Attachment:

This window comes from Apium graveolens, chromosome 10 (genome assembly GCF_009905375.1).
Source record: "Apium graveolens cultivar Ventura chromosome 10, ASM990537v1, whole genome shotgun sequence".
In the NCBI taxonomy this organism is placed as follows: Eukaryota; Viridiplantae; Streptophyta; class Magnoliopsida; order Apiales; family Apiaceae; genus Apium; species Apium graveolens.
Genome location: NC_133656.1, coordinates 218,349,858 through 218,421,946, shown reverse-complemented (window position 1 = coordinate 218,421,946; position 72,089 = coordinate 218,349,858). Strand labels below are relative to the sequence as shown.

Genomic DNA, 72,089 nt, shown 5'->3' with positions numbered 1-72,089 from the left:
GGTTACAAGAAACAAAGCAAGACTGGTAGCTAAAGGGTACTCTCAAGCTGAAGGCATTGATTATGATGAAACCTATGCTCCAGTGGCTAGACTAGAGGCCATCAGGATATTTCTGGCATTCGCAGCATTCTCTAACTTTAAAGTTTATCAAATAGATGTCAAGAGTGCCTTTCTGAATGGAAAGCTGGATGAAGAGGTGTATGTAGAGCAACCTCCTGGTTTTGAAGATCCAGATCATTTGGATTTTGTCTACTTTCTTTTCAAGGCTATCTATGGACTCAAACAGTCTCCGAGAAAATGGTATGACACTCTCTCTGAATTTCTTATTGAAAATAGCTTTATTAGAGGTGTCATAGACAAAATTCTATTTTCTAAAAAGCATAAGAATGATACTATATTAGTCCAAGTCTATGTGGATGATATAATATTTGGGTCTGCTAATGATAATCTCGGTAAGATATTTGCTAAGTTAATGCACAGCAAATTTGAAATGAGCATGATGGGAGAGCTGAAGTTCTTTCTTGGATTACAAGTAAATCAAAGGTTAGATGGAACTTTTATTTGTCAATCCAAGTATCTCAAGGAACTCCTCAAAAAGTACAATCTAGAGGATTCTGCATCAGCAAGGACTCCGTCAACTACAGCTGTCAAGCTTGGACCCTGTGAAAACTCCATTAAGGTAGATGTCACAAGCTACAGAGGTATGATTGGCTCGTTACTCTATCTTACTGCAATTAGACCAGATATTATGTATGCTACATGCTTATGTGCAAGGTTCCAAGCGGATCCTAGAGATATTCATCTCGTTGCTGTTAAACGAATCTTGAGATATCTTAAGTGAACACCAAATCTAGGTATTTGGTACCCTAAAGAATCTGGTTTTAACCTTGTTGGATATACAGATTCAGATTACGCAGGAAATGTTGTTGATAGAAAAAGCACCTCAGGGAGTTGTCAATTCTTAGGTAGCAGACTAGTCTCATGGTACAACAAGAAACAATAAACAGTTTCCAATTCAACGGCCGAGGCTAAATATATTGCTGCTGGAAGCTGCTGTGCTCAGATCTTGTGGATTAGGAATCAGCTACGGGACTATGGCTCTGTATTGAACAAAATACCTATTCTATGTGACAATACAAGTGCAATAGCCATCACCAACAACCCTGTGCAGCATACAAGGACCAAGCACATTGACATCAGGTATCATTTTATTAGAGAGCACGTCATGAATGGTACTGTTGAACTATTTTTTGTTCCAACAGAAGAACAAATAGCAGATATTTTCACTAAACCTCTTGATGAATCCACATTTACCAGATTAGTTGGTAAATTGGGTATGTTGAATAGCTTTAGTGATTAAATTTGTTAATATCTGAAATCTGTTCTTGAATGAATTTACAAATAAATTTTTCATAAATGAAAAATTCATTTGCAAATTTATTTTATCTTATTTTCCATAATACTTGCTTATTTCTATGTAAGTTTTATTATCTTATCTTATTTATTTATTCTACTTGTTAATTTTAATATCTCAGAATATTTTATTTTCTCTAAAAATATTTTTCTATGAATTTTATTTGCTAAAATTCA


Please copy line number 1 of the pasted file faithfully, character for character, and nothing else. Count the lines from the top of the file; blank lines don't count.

This window comes from Apium graveolens, chromosome 10 (genome assembly GCF_009905375.1).